Alexander Volkov (writer)
|Born||Alexander Melentyevich Volkov
June 14, 1891
Ust-Kamenogorsk, Semipalatinsk Oblast, Russian Empire
|Died||July 3, 1977
Moscow, Soviet Union
Alexander Melentyevich Volkov (Russian: Александр Мелентьевич Волков [ɐlʲɪˈksandr mʲɪˈlʲenʲtʲɪvʲɪtɕ ˈvoɫkəf]; June 14, 1891 – July 3, 1977) was a Soviet novelist, playwright, university lecturer. Аuthor of novels, short stories, plays and poems for children, mostly remembered for Magic Land series of books based on L. Frank Baum's The Wonderful Wizard of Oz.
Volkov was born in Ust-Kamenogorsk, Semipalatinsk Oblast, Russian Empire (now Oskemen, Kazakhstan). At the age of 12 he graduated from the Ust-Kamenogorsk town school as top student, where he later began his pedagogical activity. In 1907 he entered the Tomsk Teachers Institute. In 1909 he graduated from it with right to teach all subjects of the school curriculum, except for the Law of God.
He began to work as a teacher in Ust-Kamenogorsk. Since 1910 he worked as mathematician teacher in the village of Kolyvan. In the 1920s he moved to Yaroslavl, where he worked as a school principal. In absentia he graduated from the mathematical faculty of the Yaroslavl Pedagogical Institute.
In 1929 he moved to Moscow, where he worked as the head teacher of the rabfak. For seven months he completed the course and passed the external examinations at the Physics and Mathematics Faculty of Moscow University.
Magic Land series
The first of these books, The Wizard of the Emerald City, is a loose translation of the first Oz book, with chapters added, altered, or omitted, some names changed (for example, Dorothy becomes "Ellie", Oz is renamed "Magic Land", and Toto can talk when in Magic Land), and several characters given personal names instead of generic ones. Baum's name is mentioned in the first of Volkov books but the Soviet Union paid no royalties to the Baum estate. First published in 1939 in the Soviet Union, the book became quite popular; and in the 1960s Volkov also wrote his own sequels to the story. He liberally borrowed from some of the originals, such as using the "Powder of Life" idea from The Marvelous Land of Oz, but mostly created a divergent universe. From 1963 to 1970, four more books in the series were published, with the sixth and final story published posthumously in 1982. Other authors such as Yuri Kuznetsov, Sergei Sukhinov, and Leonid Vladimirsky (Volkov's original illustrator) have recently written additional sequels in Russian, creating in effect an alternative series of Oz books.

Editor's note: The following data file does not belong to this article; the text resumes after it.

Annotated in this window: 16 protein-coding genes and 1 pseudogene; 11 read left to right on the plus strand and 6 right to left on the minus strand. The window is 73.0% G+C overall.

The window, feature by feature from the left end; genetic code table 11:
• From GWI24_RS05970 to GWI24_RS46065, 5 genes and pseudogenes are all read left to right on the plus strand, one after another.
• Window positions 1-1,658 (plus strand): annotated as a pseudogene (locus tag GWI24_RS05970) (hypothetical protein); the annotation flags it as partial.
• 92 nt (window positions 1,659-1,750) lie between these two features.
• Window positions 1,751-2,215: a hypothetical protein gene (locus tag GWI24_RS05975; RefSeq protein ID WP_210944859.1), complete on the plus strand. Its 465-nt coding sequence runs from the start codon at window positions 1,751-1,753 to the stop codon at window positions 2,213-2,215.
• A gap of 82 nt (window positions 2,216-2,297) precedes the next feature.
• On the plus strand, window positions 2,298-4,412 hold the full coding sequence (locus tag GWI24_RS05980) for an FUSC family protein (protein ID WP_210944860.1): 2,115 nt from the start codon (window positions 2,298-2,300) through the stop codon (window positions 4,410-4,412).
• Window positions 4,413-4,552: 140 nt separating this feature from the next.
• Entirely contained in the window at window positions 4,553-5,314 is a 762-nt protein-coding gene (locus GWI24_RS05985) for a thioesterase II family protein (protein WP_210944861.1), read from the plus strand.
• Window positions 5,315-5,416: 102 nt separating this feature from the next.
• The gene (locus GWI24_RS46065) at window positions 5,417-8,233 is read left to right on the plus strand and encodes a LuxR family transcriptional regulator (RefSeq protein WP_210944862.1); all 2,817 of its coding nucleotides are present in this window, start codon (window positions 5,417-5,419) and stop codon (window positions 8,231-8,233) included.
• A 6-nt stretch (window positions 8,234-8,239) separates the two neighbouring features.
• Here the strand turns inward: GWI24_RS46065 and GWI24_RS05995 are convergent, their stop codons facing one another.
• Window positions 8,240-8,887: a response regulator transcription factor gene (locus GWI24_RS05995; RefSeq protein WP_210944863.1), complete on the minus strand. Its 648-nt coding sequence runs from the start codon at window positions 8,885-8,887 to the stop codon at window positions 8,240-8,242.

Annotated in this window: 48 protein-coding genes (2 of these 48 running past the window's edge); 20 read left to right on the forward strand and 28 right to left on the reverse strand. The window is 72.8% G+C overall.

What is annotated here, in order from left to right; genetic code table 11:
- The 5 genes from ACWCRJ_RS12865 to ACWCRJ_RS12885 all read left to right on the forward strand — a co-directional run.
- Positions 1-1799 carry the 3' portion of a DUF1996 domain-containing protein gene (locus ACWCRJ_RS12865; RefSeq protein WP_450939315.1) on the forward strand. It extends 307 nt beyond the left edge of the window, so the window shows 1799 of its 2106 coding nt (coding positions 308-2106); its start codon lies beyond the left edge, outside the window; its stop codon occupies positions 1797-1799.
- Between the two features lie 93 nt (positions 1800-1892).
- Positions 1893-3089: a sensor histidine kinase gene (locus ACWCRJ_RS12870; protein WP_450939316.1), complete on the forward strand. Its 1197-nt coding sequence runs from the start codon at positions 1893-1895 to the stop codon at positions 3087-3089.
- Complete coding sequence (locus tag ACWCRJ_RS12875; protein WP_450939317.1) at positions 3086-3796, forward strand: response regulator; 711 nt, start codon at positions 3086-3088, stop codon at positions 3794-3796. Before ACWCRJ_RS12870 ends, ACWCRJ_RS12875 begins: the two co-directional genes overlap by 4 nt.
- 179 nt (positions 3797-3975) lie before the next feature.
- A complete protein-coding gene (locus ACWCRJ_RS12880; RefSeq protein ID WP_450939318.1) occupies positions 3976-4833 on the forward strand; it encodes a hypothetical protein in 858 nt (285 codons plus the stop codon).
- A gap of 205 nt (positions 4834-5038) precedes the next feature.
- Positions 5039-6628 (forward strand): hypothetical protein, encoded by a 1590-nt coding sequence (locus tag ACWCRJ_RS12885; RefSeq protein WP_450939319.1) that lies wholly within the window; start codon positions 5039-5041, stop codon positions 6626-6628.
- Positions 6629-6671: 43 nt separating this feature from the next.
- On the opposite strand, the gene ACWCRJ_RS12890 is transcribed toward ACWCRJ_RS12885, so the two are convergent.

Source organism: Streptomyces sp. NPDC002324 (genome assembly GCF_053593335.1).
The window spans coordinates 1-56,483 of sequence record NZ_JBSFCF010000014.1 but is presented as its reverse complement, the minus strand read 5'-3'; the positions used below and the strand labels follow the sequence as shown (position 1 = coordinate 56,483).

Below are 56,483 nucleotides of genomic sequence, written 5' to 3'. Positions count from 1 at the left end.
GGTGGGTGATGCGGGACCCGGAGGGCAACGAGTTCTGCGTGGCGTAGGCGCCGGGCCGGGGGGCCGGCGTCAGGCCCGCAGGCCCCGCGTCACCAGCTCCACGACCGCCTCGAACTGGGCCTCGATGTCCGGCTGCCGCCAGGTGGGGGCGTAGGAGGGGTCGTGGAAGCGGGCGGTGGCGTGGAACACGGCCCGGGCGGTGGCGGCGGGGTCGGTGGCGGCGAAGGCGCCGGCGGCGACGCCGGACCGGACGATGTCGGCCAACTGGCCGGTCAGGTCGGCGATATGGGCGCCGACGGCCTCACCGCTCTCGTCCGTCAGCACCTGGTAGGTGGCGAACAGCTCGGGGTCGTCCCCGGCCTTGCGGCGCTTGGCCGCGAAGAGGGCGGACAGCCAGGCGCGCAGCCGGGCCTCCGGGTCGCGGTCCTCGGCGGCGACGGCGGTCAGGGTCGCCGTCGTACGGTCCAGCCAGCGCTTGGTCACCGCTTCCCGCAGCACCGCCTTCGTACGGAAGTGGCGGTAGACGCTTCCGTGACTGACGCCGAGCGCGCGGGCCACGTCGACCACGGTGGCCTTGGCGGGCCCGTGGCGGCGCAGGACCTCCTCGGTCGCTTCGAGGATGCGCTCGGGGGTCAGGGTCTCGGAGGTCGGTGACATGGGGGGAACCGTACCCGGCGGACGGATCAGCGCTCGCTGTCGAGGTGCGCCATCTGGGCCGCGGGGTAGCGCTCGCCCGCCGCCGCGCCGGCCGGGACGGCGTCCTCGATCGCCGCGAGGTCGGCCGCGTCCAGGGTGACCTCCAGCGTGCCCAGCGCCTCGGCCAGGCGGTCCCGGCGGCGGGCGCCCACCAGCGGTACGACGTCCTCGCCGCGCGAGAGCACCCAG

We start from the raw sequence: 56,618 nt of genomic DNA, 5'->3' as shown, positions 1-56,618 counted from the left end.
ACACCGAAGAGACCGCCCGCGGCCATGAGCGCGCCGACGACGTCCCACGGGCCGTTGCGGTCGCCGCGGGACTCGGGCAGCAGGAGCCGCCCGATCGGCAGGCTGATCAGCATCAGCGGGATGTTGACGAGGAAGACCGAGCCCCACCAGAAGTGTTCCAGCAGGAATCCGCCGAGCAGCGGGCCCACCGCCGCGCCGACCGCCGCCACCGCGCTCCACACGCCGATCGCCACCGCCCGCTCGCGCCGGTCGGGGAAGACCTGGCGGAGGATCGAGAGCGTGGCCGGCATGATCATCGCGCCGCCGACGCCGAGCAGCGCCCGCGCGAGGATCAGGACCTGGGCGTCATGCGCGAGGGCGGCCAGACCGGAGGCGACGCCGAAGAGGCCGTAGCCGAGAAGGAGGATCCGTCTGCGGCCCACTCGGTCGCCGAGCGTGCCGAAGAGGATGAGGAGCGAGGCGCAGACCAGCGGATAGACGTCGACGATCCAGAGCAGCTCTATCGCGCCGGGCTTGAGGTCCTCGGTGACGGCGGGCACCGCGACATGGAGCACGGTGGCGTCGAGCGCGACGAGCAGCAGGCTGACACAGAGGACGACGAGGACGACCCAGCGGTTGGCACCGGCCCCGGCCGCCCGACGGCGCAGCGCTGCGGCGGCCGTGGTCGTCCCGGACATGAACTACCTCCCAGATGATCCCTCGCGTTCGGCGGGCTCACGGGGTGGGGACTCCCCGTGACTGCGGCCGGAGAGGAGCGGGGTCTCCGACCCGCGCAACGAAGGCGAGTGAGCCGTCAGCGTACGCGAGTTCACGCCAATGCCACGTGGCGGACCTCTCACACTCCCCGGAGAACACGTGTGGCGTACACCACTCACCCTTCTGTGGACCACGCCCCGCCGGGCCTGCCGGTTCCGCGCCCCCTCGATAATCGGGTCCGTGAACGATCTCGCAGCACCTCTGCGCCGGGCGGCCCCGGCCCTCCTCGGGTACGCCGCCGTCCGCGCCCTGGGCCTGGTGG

The context and situations found in the Volkov version are notably different from the original Baum version in their political tones. The situations, while still maintaining a childlike clarity of good versus evil, often involve the characters encountering very mature political and ethical decisions. The heroes are repeatedly called upon to defend Magic Land against invasions or topple feudalistic or aristocratic governments to free the populace. Both themes are often found in Soviet sci-fi and adventure literature (see the Strugatsky brothers' novels Hard to be a God and Inhabited Island).
Volkov had faith in the omnipotence of the man-made technique, so the wizardry of his heroes was usually won with the help of various technical inventions (a cannon designed by Charly Black, a mechanical drill, and Tilly-Willy's super-robot).
Volkov's Magic Land series was translated into many languages and was popular with children all over the Eastern bloc. Volkov's version of Oz seems to be better known than Baum's in some countries, for example in China, in Germany (especially former East Germany), and also in Arab countries such as Syria. In Germany, one author has written his own set of sequels to Volkov's books. The books in the series have been translated into English — or retranslated, in the case of the first book — by Peter L. Blystone, and were published by Red Branch Press in three volumes (two books a volume) in 1991 (revised edition 2010), 1993, and 2007.
Volkov's Magic-Land books
- The Wizard of the Emerald City (Волшебник Изумрудного города, 1939)
- Urfin Joos and his Wooden Soldiers (Урфин Джюс и его деревянные солдаты, 1963)
- The Seven Underground Kings (Семь подземных королей, 1964)
- The Fiery God of the Marrans (Огненный бог марранов, 1968)
- The Yellow Fog (Жёлтый туман, 1970)
- The Secret of the Deserted Castle (Тайна заброшенного замка, 1975, published in 1982)
- Wonderful balloon (The first aeronaut) (1940)
- The Two Brothers (1950, rewritten in 1961)
- The Architects (1954)
- Astern trace (1960)
- The Wandering (1963)
- Prisoner of Zargrad (1969)
- Land and Sky (1972)
- Drew, Bernard A. (2010). Literary Afterlife: The Posthumous Continuations of 325 Authors' Fictional Characters, p. 197. McFarland & Company, Inc.